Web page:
Sean has been part of the Aotearoa contemporary dance landscape for 30 years dancing with many of its dance makers and companies. His most recent appearances were for Eddie Elliot in “Whaiwhakaata, Reflections in the Water”, for Those Guys in Tupua Tigafua’s “Shel We” in Sweden, Atamira Dance Company’s season of “Kaha” and NZ tour of “Te Wheke” and for Perths Co3 Dance Company in the presentation of Douglas Wright’s “Gloria”.
Nancy Wijohn (Te Rarawa, Tūhoe, Ngati Whaoa and Ngati Tahu)
Dancer, Co-Director, Choreographer
Nancy Wijohn works primarily in the medium of Māori contemporary dance. Her career spans over 17 years of performance, choreography for theatre, film, television and site specific purposes.
At a young age Nancy thrived in many sporting codes representing the Auckland region in Netball, Rugby and touch rugby. Her natural love of athleticism and physical prowess was the curiosity that one day led her to a dance audition that changed the course of life and career pathway.
In 2007 she graduated from Unitec’s performing arts degree with a contemporary dance major. She been in numerous roles over the years. Her highlights include working with the her partner Kelly Nash (Body Island), Bianca Hyslop and Rowan Piecere (He Huia Kaimanawa), Atamira, Okareka Dance Company, Douglas Wright, Carol Brown, Santee Smith, Daniel Belton, Lisa Reihana - IHI exhibition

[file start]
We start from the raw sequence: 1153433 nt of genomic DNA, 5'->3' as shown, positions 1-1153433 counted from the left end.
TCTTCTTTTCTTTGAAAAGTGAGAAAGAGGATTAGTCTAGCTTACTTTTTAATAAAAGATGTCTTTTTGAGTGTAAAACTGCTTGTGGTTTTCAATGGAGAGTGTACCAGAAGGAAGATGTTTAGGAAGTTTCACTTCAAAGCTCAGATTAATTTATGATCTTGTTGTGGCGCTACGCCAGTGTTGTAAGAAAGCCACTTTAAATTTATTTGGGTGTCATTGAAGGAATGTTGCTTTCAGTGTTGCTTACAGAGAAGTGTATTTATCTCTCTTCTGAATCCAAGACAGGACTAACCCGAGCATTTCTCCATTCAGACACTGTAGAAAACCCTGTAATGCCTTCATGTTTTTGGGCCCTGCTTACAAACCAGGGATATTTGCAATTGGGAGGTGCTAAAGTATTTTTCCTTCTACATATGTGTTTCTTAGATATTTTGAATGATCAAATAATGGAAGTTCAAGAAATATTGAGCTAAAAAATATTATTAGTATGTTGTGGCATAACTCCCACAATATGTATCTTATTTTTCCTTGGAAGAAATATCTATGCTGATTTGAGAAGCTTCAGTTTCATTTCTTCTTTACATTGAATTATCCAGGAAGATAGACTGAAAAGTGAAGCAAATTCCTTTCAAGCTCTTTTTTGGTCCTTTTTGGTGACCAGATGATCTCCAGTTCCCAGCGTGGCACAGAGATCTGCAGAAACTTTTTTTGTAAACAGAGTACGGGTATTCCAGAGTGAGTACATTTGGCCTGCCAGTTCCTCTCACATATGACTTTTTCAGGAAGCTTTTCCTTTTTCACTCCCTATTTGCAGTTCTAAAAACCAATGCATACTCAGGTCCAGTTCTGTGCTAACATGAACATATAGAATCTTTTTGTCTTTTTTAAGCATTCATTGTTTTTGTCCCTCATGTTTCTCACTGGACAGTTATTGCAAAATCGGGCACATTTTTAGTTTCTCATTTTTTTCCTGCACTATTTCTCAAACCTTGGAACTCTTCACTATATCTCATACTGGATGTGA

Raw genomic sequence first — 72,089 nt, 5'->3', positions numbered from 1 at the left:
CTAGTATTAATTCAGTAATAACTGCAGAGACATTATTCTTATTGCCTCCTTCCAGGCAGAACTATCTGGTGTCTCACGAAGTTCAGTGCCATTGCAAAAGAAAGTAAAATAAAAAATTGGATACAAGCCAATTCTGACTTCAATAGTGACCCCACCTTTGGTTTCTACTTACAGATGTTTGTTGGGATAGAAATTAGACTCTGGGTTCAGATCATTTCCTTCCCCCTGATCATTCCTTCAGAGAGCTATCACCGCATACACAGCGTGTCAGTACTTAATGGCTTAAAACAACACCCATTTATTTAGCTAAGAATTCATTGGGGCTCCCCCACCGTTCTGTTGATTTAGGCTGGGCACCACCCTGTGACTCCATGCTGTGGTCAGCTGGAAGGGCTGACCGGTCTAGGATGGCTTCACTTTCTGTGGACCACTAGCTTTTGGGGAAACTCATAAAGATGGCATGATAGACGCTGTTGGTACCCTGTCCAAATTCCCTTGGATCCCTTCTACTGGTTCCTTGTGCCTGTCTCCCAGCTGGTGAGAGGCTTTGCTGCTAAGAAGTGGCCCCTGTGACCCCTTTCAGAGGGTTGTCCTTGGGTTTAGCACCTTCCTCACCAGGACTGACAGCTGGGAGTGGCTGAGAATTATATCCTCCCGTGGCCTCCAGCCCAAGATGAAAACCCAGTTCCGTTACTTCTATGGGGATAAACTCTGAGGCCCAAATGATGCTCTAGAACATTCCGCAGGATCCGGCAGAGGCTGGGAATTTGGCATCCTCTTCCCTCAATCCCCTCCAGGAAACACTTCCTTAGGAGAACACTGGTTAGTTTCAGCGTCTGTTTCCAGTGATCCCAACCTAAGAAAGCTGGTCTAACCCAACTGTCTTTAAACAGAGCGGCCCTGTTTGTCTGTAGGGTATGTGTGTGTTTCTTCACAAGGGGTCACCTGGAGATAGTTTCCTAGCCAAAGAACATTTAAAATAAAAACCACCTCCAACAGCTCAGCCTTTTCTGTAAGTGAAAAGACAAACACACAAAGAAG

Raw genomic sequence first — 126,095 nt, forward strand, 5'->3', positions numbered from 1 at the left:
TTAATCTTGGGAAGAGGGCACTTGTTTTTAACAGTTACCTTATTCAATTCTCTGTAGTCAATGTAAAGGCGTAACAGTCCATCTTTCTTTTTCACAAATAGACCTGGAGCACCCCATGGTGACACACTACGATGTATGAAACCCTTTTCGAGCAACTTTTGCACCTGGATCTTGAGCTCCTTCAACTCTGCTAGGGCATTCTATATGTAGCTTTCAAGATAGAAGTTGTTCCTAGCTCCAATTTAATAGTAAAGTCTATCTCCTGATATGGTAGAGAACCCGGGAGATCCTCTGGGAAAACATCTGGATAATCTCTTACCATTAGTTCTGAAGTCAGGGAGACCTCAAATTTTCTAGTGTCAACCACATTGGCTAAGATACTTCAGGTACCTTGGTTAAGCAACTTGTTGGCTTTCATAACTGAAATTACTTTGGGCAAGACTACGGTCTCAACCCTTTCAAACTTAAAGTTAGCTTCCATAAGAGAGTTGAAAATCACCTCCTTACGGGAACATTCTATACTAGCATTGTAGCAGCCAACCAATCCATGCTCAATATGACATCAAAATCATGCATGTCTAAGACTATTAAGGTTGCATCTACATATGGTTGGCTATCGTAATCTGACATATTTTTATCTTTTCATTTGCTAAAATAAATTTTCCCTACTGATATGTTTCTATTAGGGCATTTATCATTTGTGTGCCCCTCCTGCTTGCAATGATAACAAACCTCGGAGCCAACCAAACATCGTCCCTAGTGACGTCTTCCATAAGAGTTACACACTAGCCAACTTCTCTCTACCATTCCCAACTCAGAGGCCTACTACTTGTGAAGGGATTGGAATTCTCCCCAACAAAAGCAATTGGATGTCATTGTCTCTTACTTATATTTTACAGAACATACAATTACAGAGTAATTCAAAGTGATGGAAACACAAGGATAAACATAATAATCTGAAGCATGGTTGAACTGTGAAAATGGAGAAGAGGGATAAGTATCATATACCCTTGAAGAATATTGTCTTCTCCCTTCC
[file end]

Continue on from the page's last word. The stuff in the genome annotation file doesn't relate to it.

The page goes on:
In more recent years Nancy has been actively working alongside Kelly Nash as a Practitioner in ConTact C.A.R.E Flinchock release method and Co-founders of Body Island Company. Their recent collaboration with Atamira Dance Company in Tempo dance festival 2022 saw the fruition of new choreographic ideas that they look forward to developing further. Body Island also produced Te Hā / Te Kā where they teamed up with Threading Frames co-Director Joshua Faleatua which saw the making of 6 dance films that have were part of the Imaginative film festival in Toronto 2022 and Maorilands film festival in Ōtaki 2022.
Nancy is forever grateful for the dance teachers that have inspired her journey and mostly grateful for her dance career that has shaped and deepened her connection to Te Ao Māori.
Dancer, Education Leader (Kaitakitaki), Marketing Co-ordinator, Emerging Choreographer
Abbie Rogers is a Māori dancer, choreographer, educator and emerging producer born in Ōtautahi and now based in Tāmaki Makaurau (Kāi Tahu, Te Arawa). She has worked alongside companies and independent artists with performances ranging from stage shows, site specific work and VR films.
Abbie has been working with Aramira Dance Company since 2019 performing in Te Wheke (2021), Tomo (2023, 2019), Tomo VR (2022), Kiko (2022) and Kaha-Tripleboost (2022). Abbie has toured internationally with Atamira to Vancouver, Hawai’i, New York, San Diego and nationally around Aotearoa. Abbie has also had the privilege of working with Okareka Dance Company on Mana Wahine, Eddie Elliott, Gabrielle Thomas, Unitec Dance, Kelly Nash, Nancy Wijohn, and Sean MacDonald.
Abbie is currently working with Atamira as a dancer as well as their Marketing Coordinator and Education leader. She is also independently producing a new work by Oli Mathiesen, another Atamira dancer, set to premiere as part of Auckland Pride Festival 2024.
Abbie has a passion for connecting Mātauranga Māori, tikanga and pūrakau with her contemporary dance practice and is grateful her journey into Māori contemporary dance has formed and deepened her connection to Te Ao Māori.